In the cabinet of mirrors between art and life, Urs Lüthi began in the 60s and 70s to look for an idiosyncratic way of using himself to represent others and he did this by self-mockingly multiplying his own image. He used photography to generate pictures, assuming various guises, peculiar, comical figures, he re-enacted spectacles, changed gender, moved up and down the time-scale. The artist renounces the depiction of the outside world as objective fact and develops a strategy of reflection, with his own image becoming the place where the world is reflected and once more becomes reality. Urs Lüthi has not only changed the way photography is used, he has actually revolutionised the concept of art as well as that of performance within the performing arts. Urs Lüthi has chosen describes the dichotomy between irony and tragedy: life is too short for us to take it seriously. To represent himself as full of good humour, possessing a healthy dose of realism and avoiding any kind of drama, this is one of the hallmarks of the work of this Swiss artist. Sculpture slowly takes over from photography as the favourite medium of expression. His sculpted self-portraits are not obsessive and repetitive, such as those by Roman Opalka, they are tragic and comical at the same time. They are shown to be as brittle as glass, but can also be as transparent as the mind. Ageing and dying are normal processes; life as an artist is definitely preferable to capitulation in the face of the banality of everyday existence.
Since the 1970s Urs Lüthi has held numerous solo exhibitions in very important galleries in Europe, for example:
Galerie Tanit in Munich, Galerie Stadler in Paris, Studio Marconi in Milan, Galerie Krinzinger in Innsbruck, Galerie Maximilian Krips in Cologne, Galerie Lelong in Zurich and Paris; and in international museums: Kunstverein and Städtische Galerie at the Lenbachhaus in Munich, Bonner Kunstverein in Bonn, Kunsthalle in Basel, Kunstmuseum in Bern, Maison de la Culture de Saint-Etienne, Kunstverein in St. Gallen, Kunstverein in Frankfurt, Swiss Institute in New York, Museo Nazionale di Arte Contemporanea in Bucharest, MACRO in Rome, Fondazione Brodbeck in Catania, Kunst Meran, Sammlung Falckenberg in Hamburg, Musée Rath in Geneva. There were numerous contributions to group exhibitions in prestigious institutions such as the: Parkview Museum in Singapore, Stedelijk Museum in Amsterdam, Kunsthaus in Zurich, Kunstmuseum Lucerne, Kunstmuseum Winterthur, Museum of Contemporary Art Chicago, Centre National d’Art et de Culture Georges Pompidou in Paris, Nationalgalerie and Neue Berliner Kunstverein in Berlin, Musée d’Art Contemporain de Lyon, Hong Kong Museum of Art, Palazzo Reale di Caserta, Hara Museum of Contemporary Art in Tokyo, Centre d’Art Contemporain in Ghent, Kunsthalle in Vienna, Tate Modern in London. Finally we should like to remind you of the participation by Urs Lüthi at: Trigon ’73, Graz (1973); 13th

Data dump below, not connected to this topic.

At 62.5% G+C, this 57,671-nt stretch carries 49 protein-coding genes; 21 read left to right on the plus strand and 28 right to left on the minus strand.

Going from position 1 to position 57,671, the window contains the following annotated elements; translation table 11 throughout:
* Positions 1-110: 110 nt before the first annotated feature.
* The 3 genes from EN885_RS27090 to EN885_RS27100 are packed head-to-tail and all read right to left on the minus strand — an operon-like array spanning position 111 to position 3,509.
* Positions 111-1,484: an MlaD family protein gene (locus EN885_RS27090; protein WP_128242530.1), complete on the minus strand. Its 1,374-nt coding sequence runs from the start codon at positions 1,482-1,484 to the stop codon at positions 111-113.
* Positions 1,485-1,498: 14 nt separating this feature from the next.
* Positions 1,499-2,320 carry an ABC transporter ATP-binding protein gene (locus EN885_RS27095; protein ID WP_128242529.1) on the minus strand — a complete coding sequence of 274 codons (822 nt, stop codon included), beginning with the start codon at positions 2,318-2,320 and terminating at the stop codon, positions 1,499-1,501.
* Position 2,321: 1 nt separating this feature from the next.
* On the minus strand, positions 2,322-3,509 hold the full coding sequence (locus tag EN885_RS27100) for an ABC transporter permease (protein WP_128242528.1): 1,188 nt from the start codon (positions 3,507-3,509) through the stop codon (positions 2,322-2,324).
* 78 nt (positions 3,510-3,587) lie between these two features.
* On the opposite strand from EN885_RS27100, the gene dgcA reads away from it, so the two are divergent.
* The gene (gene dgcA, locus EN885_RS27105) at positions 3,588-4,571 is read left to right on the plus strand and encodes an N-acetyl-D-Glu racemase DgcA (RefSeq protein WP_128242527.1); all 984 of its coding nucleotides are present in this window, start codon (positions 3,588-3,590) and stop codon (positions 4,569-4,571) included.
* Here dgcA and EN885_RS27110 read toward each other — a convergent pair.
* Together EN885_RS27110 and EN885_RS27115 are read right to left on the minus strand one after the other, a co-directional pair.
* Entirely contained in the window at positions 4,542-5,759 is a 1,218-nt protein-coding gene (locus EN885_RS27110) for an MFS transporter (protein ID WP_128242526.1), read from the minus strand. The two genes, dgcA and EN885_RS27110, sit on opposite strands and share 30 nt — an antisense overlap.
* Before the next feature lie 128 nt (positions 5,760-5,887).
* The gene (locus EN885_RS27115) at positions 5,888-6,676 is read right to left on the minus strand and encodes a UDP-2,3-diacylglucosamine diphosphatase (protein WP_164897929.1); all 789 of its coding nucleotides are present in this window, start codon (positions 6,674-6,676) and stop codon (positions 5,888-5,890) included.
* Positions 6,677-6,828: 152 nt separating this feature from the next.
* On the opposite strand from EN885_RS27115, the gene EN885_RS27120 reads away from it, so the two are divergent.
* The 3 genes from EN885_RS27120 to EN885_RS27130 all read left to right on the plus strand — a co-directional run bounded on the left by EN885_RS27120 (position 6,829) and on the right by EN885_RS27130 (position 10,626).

Biennale de São Paulo (1975); Documenta 6, Kassel (1977); Sidney Biennale (1978);II Internationale Fototriennale, Esslingen (1992); Biennale Seoul (1995); 49th
Biennale di Venezia (2001).
Urs Lüthi was born 1947 in Lucerne (Kriens) in Switzerland. From 1963–
1964 School of Applied Arts in Zurich. In 1964, he moved permanently to Zurich. From 1968 to 1971 he shared a studio with Davis Weiss. After an initial artistic phase in which he produced large-format conceptual pop art works and an existential crisis in the late 1960s, Urs Lüthi started to use with the performative photography, in which he consistently used himself both as used constantly ago by actor and conceptual model to create images related to his art and life. From 1991–
2013, he taught at the Art Academy of Kassel. Urs Lüthi lives and work in Munich.